Holidays, traditions and cuisine

There are 12 non-working public holidays, including the Great Merger Day on December 1st, which commemorates Transylvania’s 1918 union with Romania. Winter holidays include Christmas and New Year’s Eve celebrations, which include a variety of distinctive traditional dances and games such as plugușorul, sorcova, ursul, and capra. Traditional Romanian clothing, which had largely gone out of favor throughout the twentieth century, is a popular ceremonial vestment worn during these events, particularly in rural regions. After 2007, the sacrifice of live pigs at Christmas and lambs at Easter required a specific exemption from EU legislation. Painted eggs are popular around Easter, while the 1st of March celebrates mărțișor giving, a Thracian custom.

Romanian food is related to other Balkan cuisines such as Greek, Bulgarian, and Turkish cuisine. Ciorbă contains a broad variety of sour soups, while main dishes often include mititei, mămăligă (similar to polenta), and sarmale. The most common meats are pork, chicken, and beef, although lamb and fish are also popular. Certain traditional dishes are prepared specifically for the holidays: chiftele, tobă, and tochitura for Christmas; drob, pască, and cozonac for Easter and other Romanian festivals. uică is a powerful plum brandy with a 70% alcohol concentration that is the country’s traditional alcoholic beverage, accounting for up to 75% of the national harvest (Romania is one of the largest plum producers in the world). Traditional alcoholic drinks include wine, rachiu, palincă, and vişinată, although beer usage has skyrocketed in recent years.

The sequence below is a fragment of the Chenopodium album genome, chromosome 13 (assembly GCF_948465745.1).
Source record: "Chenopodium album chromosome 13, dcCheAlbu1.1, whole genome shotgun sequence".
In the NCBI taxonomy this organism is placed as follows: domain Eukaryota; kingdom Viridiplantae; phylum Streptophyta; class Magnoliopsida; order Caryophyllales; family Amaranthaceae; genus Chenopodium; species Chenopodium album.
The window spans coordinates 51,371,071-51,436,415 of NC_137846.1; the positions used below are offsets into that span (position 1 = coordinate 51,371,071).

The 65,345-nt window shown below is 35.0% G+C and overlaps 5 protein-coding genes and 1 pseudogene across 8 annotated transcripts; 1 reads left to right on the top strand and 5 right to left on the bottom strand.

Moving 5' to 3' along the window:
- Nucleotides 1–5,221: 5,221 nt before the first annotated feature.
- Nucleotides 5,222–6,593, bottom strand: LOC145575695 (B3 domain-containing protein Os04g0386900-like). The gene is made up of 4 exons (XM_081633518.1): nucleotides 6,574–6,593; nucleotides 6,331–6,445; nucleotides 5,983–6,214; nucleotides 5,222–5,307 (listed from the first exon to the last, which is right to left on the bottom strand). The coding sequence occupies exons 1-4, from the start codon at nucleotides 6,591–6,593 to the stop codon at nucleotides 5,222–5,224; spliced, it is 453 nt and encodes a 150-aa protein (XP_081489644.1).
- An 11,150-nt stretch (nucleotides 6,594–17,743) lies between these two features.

How To Travel To Romania

By plane Romania has 17 civilian airports, with 12 of them presently serving scheduled international flights. The major international airports are as follows: Bucharest's Henri Coandă (Otopeni) Airport is the largest and busiest, with flights to nearly all major European cities, a few Middle Eastern capitals, and all other Romanian cities,...

How To Travel Around Romania

Due to the vast distances that must be traversed in Romania, getting around is difficult and inefficient (this is after all, the second-largest country in Central Europe, after Poland). Even while roads remain a weakness, the transportation infrastructure has lately improved considerably. There are three operating roads connecting Bucharest...